It seems the FED continues to make policy errors as it takes them too long to deal with an outbreak of inflation and then creates confusion in the broader market and economy. Arguably outcomes have been improving over time, but this may be overshadowed presently by the debt refinancing process underway in the US. We are currently experiencing the end of the reverse repo program as the FED pulls back on its overall balance sheet. This is where they sold securities to market participants with an agreement to buy them back at a later stage. The reverse repo part of the FED’s balance sheet hit a high in early 2023. 

Markets are thus trying to evaluate their future prospects in line with new economic releases. Take PCE inflation data which was also released and this showed a 2.7% rise y-o-y from a previous 2.5%. This is not good news for the FED as they would want to see rates falling at some point in the year. They may have to concede that there is a new normal for inflation rather than the 2% target. 

With this as a backdrop, investors are nervous.

Take Meta’s earnings miss as an example (Dawn also discussed this above). This stock fell by over 10% trading at values last seen in early February. Or Alphabet (Google) who beat on expectations and traded 11% higher in the aftermarket creating an all-time high in this stock’s price. I am expecting the economic backdrop to continue being murky and the heavy lifting will now have to come from earnings. Owning not only the right ideas but also at the right prices seem to have become equally important. With the latest pullback in markets, the S&P500 is trading at 20x earnings and overall earnings expectations are for a 12% expansion. This is far ahead of the expectations for emerging markets which are expected to grow at 4% and MSCI EAFE (Europe, Australasia and Far East) to not grow at all.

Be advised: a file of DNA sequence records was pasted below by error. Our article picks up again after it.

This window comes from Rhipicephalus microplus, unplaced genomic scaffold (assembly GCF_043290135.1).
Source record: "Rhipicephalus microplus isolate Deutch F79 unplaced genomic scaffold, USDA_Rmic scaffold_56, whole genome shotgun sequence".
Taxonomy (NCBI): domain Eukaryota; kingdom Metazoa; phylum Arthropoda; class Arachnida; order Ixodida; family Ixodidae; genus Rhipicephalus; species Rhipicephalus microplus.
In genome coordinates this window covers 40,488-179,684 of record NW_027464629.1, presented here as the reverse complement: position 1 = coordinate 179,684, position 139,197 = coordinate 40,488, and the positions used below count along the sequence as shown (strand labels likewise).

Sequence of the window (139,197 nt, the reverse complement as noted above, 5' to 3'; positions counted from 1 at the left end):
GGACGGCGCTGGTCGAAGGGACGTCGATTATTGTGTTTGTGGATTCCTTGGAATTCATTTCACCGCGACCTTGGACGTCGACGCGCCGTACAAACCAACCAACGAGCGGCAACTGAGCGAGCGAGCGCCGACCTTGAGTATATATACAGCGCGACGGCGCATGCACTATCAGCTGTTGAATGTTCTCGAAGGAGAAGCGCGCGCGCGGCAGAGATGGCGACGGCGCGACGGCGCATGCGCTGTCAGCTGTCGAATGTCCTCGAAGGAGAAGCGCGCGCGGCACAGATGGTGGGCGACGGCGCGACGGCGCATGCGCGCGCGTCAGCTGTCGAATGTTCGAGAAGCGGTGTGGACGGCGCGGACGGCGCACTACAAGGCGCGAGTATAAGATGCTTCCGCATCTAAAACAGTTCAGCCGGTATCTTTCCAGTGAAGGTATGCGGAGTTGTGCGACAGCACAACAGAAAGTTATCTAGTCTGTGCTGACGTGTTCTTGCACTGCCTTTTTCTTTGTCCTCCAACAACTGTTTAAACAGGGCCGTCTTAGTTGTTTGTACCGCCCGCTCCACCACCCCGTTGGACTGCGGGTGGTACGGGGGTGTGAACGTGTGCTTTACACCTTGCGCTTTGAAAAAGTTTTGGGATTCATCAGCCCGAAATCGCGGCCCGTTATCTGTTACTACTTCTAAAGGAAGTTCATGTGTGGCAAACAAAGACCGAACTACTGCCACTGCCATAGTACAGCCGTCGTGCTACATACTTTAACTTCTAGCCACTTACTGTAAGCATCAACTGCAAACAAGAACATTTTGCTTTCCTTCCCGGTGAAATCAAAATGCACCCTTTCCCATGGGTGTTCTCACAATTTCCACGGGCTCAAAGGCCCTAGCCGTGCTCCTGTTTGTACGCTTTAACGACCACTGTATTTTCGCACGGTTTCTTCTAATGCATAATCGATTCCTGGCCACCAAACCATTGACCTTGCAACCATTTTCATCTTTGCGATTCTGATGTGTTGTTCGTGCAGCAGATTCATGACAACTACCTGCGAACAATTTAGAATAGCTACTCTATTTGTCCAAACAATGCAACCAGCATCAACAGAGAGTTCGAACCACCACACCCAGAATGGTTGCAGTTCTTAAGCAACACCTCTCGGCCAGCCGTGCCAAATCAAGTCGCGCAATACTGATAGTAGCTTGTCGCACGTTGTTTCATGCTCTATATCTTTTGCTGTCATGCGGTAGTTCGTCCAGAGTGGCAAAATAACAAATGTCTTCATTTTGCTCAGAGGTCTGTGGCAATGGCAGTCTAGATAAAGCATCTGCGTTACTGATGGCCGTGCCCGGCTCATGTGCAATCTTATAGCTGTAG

Source:  Jurrien Timmer

Author- Cobie Legrange


The dollar was almost the same again last week at 106.09. 

The DXY Index:

The Rand/Dollar closed better at R18.80 (R19.09, R18.68, R18.99, R18.76, R18.72, R19.15, R19.30, R18.97, R19.03, R18.80,  R18.78, R19.03).   

The Rand/Pound is slightly better at R23.49 (R23.62, R23.61, R23.93, R23.90, R24.06, R24.18, R24.47, R23.61, R24.03, R23.87, R23.86, R24.15.)  

The Rand/Euro closed the week better at R20.12 (R20.35, R20.25, R20.56, R20.43, R20.47, R20.71, R20.93 R20.38, R20.51, R20.38, R20.40, R20.72.)


Brent Crude: Brent closed the week up at  $89.29 ($87.39, $90.87, $86.58, $85.33, $81.80, $83.80, $83.40,$83.14 $80.91, $77.36, $83.66, $78.33).  

Bitcoin was up again at $69,992 ($64,135, $68,804, $64,681, $69,078, $68,340, $62,315, $54,649, $52,510, $47,195, $ 42,897, $41,608, $41,680).  

Articles and Blogs: 
Why do I need a financial advisor ?  NEW
Costs Fees and Commissions 
The NHI and what do do about it 
New-Normal for Retirement? 
Locking-In Interest rates – The inflation story 
Situs – The Myths and Reality
Tax Residency – New Rules new headaches  Are retirement annuities dead 
A new look at retirement
Offshore investing – an unpopular opinion  

Cobie Legrange and Dawn Ridler, 
Rexsolom Invest, Licensed FSP 45521.